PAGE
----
Ireland’s to-do list: short and sweet


1 Treat this as a Test match, not a pokeresque exercise in keeping tricks up your sleeve to be withdrawn at a later date, while at the same time benefitting solely from having taken part in the exercise. It doesn’t work. At least not for us. Interestingly the Kiwis were happy to pull a sophisticated set-piece move from the top drawer against the Boks in Port Elisabeth last weekend, and it gave them a glorious try for Richard Kahui. Next time we see that it will have a variation, which, done at speed, will be enough to undo the analysis the opposition will have done on the original. If we have something sexy then let’s see it now.

2 Take your points. Especially if they present themselves in the first quarter. This goes pretty much for the other three quarters as well but what you squander in the first tends to come back and haunt you in the fourth. Or sooner as was the case against France. I was alarmed by David Wallace’s remarks earlier in the week about these not being “full-on” Test matches, and that there was a tendency to go through more phases than would normally be the case. Sounds abnormal to me.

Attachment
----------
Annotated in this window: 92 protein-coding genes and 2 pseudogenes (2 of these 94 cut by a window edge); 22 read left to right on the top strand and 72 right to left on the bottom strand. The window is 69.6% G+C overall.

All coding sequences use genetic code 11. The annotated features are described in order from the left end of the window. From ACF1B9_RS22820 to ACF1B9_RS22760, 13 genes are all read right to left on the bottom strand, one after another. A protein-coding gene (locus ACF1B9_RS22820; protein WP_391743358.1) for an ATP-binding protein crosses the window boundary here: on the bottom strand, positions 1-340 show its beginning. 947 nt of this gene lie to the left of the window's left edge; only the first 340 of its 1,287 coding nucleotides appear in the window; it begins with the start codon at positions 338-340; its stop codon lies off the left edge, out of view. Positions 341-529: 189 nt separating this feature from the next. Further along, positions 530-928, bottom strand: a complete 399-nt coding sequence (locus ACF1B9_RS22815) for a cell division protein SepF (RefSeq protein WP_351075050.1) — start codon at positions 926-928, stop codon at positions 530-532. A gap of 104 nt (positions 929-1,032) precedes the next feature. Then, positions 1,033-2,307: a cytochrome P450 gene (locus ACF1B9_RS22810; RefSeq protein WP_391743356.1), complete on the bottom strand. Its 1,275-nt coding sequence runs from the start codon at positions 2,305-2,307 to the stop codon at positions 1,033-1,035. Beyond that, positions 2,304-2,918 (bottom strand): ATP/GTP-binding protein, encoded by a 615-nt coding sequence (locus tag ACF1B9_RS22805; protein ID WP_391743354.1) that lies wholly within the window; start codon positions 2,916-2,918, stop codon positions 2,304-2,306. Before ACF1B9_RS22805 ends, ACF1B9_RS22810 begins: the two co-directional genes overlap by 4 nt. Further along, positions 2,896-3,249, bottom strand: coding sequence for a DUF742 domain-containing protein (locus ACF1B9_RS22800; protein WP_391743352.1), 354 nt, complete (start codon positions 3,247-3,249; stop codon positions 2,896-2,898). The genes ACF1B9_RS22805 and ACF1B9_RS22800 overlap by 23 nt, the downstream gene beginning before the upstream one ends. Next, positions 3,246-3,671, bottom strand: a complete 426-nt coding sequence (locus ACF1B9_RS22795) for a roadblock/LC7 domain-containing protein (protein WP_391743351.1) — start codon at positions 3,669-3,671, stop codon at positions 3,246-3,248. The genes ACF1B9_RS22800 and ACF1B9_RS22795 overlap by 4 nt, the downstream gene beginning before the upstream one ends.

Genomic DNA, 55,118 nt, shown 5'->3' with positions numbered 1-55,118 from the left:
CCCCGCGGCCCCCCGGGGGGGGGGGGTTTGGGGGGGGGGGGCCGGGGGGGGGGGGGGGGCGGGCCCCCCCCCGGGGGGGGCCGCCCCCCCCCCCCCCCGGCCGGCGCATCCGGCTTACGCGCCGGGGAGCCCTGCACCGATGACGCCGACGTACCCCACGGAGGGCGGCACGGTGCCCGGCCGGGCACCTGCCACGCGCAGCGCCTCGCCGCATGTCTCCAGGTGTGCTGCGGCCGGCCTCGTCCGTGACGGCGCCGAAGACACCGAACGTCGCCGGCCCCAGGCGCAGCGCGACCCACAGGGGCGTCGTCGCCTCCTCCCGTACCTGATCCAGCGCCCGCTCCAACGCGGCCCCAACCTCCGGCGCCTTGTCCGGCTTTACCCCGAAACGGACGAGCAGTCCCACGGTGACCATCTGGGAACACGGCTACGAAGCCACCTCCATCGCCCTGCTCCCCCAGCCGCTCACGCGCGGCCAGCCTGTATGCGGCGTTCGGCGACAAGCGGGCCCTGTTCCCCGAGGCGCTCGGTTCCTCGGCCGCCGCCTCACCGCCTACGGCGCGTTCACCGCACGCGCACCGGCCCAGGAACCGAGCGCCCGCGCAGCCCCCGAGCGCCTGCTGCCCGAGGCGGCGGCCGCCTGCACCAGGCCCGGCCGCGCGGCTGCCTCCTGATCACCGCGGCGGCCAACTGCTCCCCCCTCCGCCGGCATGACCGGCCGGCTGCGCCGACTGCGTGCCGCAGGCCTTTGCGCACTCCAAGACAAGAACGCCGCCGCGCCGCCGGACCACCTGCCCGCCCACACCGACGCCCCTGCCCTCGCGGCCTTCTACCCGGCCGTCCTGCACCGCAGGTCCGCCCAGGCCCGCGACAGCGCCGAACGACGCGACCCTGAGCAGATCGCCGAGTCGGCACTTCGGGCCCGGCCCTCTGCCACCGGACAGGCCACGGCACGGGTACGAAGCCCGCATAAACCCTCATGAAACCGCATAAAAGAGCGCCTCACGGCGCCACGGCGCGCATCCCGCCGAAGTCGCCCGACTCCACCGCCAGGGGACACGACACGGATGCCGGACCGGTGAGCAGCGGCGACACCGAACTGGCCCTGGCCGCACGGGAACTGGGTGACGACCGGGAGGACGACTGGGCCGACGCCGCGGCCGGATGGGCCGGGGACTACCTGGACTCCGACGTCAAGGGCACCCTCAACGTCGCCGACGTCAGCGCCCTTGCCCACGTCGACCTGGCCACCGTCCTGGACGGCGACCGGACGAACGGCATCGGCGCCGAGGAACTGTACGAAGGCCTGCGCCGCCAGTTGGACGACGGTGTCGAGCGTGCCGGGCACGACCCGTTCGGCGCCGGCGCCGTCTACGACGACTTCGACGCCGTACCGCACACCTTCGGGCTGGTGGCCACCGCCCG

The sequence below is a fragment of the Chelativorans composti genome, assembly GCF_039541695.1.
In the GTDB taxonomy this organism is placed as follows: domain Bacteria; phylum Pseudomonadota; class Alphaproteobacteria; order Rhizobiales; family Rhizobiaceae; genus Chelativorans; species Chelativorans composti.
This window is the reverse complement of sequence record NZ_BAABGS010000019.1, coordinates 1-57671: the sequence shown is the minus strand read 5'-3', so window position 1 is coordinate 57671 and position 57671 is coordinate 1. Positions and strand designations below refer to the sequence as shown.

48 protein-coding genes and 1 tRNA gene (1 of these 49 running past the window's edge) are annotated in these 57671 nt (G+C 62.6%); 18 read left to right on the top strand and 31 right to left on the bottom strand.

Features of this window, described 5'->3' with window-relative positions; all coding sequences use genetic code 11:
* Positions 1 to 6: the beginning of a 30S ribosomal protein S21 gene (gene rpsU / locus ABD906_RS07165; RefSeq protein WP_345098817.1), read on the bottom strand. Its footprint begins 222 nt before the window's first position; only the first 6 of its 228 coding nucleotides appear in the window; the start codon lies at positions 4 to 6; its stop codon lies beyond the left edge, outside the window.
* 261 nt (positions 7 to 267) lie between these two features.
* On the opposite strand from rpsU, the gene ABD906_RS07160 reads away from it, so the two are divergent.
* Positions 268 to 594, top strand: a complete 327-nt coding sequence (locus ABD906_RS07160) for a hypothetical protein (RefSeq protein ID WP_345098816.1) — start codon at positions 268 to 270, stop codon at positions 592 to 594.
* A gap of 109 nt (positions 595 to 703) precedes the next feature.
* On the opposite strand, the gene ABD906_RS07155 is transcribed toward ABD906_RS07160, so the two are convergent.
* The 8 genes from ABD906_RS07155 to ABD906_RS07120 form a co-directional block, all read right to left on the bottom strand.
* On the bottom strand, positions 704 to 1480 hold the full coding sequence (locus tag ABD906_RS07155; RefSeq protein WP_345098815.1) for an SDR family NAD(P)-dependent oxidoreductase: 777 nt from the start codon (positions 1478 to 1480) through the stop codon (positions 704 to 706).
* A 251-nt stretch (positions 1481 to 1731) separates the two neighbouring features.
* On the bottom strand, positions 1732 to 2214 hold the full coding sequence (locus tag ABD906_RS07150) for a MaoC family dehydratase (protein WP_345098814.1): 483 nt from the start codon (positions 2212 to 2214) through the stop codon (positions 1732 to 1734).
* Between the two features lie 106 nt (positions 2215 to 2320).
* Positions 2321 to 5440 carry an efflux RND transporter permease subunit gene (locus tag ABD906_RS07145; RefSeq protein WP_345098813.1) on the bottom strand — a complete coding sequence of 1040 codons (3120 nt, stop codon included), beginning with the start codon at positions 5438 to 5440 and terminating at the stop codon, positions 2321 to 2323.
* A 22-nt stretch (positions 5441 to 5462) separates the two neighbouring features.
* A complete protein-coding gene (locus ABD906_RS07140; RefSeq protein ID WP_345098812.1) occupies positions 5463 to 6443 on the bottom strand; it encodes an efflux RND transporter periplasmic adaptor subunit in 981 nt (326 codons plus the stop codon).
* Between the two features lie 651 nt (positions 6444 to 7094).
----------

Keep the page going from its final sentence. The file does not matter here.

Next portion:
3 Tell Wallace to give it everything for 60 minutes and then replace him with Denis Leamy. Injury might put the kibosh on this but Wallace can hardly have the gas for the whole journey and Leamy – one of only two back-rowers who are close to match pace – will probably end up playing seven at some stage in New Zealand.

end

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About Brendan Fanning

Brendan Fanning has been involved in rugby all of his life as a player, coach and journalist. He has been rugby correspondent on the Sunday Independent since 1996, and has been reporting on the game since the mid 1980s when he stopped playing with Clontarf. In 2007 his book From There to Here, a definitive account of Ireland’s transition from amateur to professional rugby, was published to critical acclaim.
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